felodipine, Plendil (cont.)
Omudhome Ogbru, PharmD
Omudhome Ogbru, PharmD
Dr. Ogbru received his Doctorate in Pharmacy from the University of the Pacific School of Pharmacy in 1995. He completed a Pharmacy Practice Residency at the University of Arizona/University Medical Center in 1996. He was a Professor of Pharmacy Practice and a Regional Clerkship Coordinator for the University of the Pacific School of Pharmacy from 1996-99.
Medical and Pharmacy Editor:
DOSING: The recommended dose of felodipine is 2.5-10 mg once daily. It should be taken without food or with no more than a light meal since food may reduce its absorption. Since felodipine comes as a sustained-release tablet, it should be swallowed whole. It should not be chewed or crushed.
DRUG INTERACTIONS: Cimetidine (Tagamet), ketoconazole (Nizoral, Extina, Xolegel, Kuric), itraconazole (Sporanox), and erythromycin can block the breakdown of felodipine, resulting in higher blood concentrations of felodipine and drops in blood pressure. Carbamazepine (Tegretol), phenobarbital, or phenytoin (Dilantin) can lower felodipine blood concentrations. Therefore, higher doses of felodipine may be necessary in patients receiving these medications.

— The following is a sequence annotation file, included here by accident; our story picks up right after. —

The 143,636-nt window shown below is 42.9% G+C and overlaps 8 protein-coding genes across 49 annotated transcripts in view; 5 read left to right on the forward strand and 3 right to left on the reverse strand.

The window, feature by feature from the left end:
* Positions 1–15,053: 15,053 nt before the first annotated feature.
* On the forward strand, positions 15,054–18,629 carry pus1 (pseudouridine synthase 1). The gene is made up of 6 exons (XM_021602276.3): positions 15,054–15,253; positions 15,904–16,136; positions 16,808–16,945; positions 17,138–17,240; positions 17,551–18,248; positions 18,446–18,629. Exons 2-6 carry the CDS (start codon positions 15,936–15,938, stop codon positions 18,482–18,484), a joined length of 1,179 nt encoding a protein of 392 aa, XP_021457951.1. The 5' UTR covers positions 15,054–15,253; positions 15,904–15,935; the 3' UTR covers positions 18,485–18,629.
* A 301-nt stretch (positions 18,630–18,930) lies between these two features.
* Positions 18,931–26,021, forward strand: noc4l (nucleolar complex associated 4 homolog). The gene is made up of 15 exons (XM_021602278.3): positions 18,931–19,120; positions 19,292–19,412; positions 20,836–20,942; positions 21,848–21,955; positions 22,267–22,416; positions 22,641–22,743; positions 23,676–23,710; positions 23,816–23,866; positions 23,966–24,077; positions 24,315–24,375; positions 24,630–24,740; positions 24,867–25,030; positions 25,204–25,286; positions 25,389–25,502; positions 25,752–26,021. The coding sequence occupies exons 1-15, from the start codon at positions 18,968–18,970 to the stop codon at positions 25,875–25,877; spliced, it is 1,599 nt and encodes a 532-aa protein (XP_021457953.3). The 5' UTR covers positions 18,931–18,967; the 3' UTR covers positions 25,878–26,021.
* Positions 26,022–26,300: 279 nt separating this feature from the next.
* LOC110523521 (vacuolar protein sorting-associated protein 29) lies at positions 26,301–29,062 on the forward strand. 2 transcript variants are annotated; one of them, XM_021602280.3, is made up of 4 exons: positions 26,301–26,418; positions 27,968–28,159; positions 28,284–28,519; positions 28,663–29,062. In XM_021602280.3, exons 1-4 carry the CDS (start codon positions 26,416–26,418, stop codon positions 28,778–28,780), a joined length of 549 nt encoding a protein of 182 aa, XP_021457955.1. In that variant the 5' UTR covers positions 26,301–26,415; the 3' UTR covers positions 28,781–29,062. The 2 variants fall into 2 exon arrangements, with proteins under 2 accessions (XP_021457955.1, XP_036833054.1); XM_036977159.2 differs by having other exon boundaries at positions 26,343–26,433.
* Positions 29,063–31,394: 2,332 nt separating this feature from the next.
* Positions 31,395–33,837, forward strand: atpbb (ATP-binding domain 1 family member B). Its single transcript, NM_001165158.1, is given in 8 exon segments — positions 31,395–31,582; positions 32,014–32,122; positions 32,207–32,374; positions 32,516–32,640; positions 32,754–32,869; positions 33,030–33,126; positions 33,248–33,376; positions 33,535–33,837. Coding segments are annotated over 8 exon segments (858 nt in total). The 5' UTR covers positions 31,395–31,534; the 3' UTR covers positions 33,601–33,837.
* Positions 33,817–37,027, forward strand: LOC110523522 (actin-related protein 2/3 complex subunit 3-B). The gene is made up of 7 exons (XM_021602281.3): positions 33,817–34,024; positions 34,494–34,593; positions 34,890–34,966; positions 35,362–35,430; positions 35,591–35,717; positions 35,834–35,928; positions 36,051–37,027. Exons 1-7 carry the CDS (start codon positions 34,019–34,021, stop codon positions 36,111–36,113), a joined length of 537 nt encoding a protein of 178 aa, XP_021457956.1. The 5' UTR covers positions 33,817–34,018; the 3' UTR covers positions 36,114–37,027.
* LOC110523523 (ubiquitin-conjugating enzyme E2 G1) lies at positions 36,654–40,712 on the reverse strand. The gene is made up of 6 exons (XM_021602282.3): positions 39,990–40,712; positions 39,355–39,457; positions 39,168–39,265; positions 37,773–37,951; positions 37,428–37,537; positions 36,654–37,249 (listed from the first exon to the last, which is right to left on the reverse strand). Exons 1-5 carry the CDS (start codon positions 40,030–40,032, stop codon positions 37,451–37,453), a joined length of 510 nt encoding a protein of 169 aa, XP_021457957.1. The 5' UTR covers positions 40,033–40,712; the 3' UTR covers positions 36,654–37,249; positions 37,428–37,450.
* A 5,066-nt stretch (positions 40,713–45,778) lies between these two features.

Taking felodipine with grapefruit juice increases its absorption and may lead to sudden drops in blood pressure. Felodipine may increase blood concentrations of tacrolimus (Prograf). Tacrolimus blood concentrations should be monitored and the dose should be modified as necessary.
PREGNANCY: The effects of felodipine in pregnant women have not been adequately studied. Animal studies have shown adverse effects. Therefore, the physician must weigh the potential risks to the fetus against the potential benefits to the mother.
NURSING MOTHERS: It is not known if felodipine is excreted in breast milk.
SIDE EFFECTS: Peripheral edema (swollen ankles and feet), headache, flushing, dizziness, and increased heart rate, low blood pressure are the most common side effects of felodipine. Overgrowth of gums, rash, upper respiratory tract reactions, and fainting also may occur.
Reference: FDA Prescribing Information
Last Editorial Review: 2/24/2012
Report Problems to the Food and Drug Administration
You are encouraged to report negative side effects of prescription drugs to the FDA. Visit the FDA MedWatch website or call 1-800-FDA-1088.
Need help identifying pills and medications?
Back to Medications Index